Microbiological analysis of the waters of lake Victoria in relation to the invasion of the water hyacinth, Eichhornia crassipes (Mart.) solms: a case study of the lake Shores of Mwanza Municipality.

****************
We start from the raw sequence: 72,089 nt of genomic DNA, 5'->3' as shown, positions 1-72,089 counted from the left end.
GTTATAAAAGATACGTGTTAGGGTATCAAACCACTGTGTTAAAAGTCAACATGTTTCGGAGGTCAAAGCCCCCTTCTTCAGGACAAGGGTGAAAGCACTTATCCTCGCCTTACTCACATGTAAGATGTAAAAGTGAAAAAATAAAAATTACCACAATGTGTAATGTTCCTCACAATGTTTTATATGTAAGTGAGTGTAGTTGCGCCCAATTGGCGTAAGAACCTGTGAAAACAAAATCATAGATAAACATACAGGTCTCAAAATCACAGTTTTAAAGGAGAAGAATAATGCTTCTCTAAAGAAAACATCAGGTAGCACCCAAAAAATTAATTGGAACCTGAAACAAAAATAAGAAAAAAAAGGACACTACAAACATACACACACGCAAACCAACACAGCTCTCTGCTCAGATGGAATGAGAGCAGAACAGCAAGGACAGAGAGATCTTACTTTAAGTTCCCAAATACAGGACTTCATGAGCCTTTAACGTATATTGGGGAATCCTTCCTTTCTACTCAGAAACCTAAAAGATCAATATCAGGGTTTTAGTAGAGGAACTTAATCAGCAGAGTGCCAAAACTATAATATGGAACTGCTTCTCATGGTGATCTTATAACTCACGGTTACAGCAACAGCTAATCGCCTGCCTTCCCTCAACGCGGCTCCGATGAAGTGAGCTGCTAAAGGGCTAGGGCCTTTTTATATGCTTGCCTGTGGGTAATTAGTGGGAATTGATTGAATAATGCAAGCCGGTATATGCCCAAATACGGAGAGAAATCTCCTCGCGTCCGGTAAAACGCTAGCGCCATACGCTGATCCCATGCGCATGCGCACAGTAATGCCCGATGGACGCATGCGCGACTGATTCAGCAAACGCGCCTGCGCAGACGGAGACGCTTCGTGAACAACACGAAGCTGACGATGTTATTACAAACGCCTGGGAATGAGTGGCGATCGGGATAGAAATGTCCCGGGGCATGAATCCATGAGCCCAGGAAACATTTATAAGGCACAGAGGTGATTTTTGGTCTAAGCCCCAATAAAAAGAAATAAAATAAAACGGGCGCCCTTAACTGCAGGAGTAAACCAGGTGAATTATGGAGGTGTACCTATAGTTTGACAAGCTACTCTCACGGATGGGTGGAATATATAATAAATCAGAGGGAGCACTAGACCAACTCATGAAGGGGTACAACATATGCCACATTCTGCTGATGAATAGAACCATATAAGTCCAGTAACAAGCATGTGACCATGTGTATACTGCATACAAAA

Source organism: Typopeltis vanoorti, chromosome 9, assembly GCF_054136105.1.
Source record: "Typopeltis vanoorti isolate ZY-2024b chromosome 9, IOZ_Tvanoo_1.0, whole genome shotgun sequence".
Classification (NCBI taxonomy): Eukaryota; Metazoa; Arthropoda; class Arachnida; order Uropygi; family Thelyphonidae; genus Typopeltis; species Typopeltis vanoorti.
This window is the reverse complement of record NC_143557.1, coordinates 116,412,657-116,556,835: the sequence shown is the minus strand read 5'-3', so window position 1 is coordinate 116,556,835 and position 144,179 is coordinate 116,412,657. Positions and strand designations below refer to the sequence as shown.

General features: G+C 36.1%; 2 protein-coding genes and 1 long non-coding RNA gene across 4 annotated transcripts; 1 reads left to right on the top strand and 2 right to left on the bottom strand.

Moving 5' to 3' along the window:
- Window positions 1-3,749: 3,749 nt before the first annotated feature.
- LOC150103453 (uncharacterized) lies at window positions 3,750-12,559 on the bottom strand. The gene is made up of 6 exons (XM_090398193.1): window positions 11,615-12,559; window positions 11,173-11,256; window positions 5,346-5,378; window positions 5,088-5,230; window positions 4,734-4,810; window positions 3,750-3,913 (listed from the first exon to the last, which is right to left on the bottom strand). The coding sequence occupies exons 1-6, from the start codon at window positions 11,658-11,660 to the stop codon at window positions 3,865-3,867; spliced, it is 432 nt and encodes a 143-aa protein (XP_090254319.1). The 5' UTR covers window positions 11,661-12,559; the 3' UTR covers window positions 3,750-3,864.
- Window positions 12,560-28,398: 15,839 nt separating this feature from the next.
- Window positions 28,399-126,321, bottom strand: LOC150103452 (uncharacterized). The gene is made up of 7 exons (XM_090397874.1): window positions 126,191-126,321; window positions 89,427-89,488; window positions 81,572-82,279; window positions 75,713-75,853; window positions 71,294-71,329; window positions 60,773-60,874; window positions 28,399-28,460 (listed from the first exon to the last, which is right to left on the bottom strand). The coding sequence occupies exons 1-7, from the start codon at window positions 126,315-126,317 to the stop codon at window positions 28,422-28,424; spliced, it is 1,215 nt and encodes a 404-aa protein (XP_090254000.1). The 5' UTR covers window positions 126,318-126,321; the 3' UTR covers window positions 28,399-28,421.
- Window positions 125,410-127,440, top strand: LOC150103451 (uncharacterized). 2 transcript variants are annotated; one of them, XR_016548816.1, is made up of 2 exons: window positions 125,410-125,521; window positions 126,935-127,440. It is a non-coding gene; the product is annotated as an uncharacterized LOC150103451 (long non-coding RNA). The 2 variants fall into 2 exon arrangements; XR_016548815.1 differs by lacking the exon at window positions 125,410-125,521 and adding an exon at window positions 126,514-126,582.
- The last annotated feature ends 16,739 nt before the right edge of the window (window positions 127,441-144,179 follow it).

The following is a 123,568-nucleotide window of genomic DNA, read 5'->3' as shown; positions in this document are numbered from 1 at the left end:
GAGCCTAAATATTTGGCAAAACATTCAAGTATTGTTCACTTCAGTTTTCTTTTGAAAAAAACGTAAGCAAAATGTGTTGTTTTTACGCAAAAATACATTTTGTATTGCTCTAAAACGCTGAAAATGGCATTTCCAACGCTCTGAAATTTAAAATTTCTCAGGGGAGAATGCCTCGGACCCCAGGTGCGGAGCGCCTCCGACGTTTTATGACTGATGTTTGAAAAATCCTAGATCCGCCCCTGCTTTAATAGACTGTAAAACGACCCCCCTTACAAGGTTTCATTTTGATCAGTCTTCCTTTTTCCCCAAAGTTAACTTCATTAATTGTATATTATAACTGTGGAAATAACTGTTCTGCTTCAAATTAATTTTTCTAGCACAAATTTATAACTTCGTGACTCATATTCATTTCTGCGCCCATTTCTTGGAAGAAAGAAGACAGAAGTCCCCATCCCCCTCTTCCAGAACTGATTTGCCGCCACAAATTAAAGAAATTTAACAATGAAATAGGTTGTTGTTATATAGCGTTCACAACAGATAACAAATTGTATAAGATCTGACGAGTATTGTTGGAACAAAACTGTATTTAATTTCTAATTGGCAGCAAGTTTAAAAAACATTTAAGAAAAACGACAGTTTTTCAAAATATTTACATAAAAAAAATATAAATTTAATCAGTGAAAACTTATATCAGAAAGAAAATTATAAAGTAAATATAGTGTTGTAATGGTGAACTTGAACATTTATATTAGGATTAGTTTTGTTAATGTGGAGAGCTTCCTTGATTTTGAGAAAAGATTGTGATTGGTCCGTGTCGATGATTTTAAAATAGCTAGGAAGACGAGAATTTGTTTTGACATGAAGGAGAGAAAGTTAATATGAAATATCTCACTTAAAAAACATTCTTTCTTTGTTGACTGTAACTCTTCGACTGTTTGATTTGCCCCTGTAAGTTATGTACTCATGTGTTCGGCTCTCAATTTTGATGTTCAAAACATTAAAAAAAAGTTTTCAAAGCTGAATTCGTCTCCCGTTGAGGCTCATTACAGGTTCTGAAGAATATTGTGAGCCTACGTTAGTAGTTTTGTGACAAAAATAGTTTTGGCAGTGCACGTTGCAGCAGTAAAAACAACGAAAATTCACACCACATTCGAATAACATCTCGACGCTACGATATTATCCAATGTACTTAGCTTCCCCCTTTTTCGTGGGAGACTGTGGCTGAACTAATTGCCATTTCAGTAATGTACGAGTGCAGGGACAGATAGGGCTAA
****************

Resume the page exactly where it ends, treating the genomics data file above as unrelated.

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University of Dar es Salaam